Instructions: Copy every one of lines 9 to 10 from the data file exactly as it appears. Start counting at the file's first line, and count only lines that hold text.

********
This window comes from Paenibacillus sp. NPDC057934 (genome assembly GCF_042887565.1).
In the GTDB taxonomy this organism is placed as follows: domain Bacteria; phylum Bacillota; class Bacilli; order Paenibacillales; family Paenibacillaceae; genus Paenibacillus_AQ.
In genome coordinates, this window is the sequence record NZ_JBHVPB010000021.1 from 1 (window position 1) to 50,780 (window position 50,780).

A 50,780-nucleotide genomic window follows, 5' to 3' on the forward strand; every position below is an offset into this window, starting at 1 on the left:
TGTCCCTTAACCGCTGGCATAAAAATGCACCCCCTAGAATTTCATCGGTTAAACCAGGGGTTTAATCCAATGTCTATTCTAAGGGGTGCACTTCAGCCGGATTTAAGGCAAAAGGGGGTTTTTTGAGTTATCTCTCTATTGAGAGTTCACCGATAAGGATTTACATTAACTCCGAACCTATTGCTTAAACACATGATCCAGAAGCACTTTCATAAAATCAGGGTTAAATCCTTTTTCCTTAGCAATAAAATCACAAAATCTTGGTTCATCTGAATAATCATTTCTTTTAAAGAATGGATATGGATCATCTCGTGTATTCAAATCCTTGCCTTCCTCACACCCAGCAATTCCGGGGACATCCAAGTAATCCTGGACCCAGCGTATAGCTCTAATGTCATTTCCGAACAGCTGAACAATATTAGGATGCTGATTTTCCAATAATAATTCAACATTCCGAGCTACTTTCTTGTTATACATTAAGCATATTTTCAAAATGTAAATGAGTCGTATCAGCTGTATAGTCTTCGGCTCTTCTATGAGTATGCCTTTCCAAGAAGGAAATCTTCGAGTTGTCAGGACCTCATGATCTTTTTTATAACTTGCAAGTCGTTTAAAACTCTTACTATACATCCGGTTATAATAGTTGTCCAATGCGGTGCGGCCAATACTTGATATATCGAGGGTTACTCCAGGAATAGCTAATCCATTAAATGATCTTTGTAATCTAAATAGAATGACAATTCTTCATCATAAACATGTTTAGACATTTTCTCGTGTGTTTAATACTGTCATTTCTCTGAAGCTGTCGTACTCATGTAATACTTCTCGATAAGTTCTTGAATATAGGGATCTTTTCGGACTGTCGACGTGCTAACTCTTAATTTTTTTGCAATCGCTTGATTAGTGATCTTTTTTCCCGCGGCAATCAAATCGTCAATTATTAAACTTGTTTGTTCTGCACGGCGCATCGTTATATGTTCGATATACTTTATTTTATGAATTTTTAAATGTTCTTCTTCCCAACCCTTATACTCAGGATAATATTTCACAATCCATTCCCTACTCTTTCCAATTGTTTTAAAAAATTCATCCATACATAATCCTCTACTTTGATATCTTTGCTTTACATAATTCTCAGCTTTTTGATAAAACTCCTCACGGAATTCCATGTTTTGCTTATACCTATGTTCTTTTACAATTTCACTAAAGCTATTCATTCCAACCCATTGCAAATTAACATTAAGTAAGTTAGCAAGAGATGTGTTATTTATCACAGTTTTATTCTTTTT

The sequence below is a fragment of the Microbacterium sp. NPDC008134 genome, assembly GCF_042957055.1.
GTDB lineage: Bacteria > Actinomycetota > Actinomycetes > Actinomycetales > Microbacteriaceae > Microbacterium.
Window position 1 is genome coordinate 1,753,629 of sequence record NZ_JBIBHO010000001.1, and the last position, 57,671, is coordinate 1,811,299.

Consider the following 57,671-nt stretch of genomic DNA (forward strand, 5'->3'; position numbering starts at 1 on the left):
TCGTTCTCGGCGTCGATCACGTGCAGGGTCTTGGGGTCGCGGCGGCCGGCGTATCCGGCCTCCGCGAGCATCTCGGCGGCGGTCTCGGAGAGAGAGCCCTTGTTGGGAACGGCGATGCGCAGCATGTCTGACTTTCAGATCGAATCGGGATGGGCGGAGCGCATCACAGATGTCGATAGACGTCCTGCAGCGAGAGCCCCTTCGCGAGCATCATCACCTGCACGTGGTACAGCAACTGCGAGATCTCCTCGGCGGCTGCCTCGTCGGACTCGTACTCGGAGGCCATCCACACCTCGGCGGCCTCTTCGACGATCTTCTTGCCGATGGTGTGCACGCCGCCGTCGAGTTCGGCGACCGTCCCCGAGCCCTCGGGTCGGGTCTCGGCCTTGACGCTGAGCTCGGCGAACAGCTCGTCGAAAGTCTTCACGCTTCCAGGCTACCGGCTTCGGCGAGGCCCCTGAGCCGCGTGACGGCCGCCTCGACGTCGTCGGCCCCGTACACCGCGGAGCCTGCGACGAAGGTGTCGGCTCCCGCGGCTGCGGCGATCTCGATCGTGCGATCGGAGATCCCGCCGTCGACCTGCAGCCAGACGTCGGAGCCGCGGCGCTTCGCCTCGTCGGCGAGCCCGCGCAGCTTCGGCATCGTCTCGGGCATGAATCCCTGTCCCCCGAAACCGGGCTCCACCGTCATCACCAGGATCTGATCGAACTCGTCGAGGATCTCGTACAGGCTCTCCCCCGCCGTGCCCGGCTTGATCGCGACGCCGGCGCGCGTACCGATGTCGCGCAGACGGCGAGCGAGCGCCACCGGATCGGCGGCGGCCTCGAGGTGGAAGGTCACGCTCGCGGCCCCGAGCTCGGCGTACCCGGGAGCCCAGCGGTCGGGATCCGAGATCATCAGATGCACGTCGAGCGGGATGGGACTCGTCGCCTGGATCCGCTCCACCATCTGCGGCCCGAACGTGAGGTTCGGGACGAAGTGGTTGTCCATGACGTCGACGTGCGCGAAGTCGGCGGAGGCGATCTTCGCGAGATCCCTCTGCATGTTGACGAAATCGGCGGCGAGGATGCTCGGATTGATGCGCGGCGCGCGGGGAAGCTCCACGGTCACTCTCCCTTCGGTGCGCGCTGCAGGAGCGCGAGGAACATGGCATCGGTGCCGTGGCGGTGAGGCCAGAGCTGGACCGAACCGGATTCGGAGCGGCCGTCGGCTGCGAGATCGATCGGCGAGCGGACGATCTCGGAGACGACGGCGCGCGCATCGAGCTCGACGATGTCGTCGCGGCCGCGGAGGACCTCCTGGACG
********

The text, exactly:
Consider the following 57,671-nt stretch of genomic DNA (forward strand, 5'->3'; position numbering starts at 1 on the left):
TCGTTCTCGGCGTCGATCACGTGCAGGGTCTTGGGGTCGCGGCGGCCGGCGTATCCGGCCTCCGCGAGCATCTCGGCGGCGGTCTCGGAGAGAGAGCCCTTGTTGGGAACGGCGATGCGCAGCATGTCTGACTTTCAGATCGAATCGGGATGGGCGGAGCGCATCACAGATGTCGATAGACGTCCTGCAGCGAGAGCCCCTTCGCGAGCATCATCACCTGCACGTGGTACAGCAACTGCGAGATCTCCTCGGCGGCTGCCTCGTCGGACTCGTACTCGGAGGCCATCCACACCTCGGCGGCCTCTTCGACGATCTTCTTGCCGATGGTGTGCACGCCGCCGTCGAGTTCGGCGACCGTCCCCGAGCCCTCGGGTCGGGTCTCGGCCTTGACGCTGAGCTCGGCGAACAGCTCGTCGAAAGTCTTCACGCTTCCAGGCTACCGGCTTCGGCGAGGCCCCTGAGCCGCGTGACGGCCGCCTCGACGTCGTCGGCCCCGTACACCGCGGAGCCTGCGACGAAGGTGTCGGCTCCCGCGGCTGCGGCGATCTCGATCGTGCGATCGGAGATCCCGCCGTCGACCTGCAGCCAGACGTCGGAGCCGCGGCGCTTCGCCTCGTCGGCGAGCCCGCGCAGCTTCGGCATCGTCTCGGGCATGAATCCCTGTCCCCCGAAACCGGGCTCCACCGTCATCACCAGGATCTGATCGAACTCGTCGAGGATCTCGTACAGGCTCTCCCCCGCCGTGCCCGGCTTGATCGCGACGCCGGCGCGCGTACCGATGTCGCGCAGACGGCGAGCGAGCGCCACCGGATCGGCGGCGGCCTCGAGGTGGAAGGTCACGCTCGCGGCCCCGAGCTCGGCGTACCCGGGAGCCCAGCGGTCGGGATCCGAGATCATCAGATGCACGTCGAGCGGGATGGGACTCGTCGCCTGGATCCGCTCCACCATCTGCGGCCCGAACGTGAGGTTCGGGACGAAGTGGTTGTCCATGACGTCGACGTGCGCGAAGTCGGCGGAGGCGATCTTCGCGAGATCCCTCTGCATGTTGACGAAATCGGCGGCGAGGATGCTCGGATTGATGCGCGGCGCGCGGGGAAGCTCCACGGTCACTCTCCCTTCGGTGCGCGCTGCAGGAGCGCGAGGAACATGGCATCGGTGCCGTGGCGGTGAGGCCAGAGCTGGACCGAACCGGATTCGGAGCGGCCGTCGGCTGCGAGATCGATCGGCGAGCGGACGATCTCGGAGACGACGGCGCGCGCATCGAGCTCGACGATGTCGTCGCGGCCGCGGAGGACCTCCTGGACG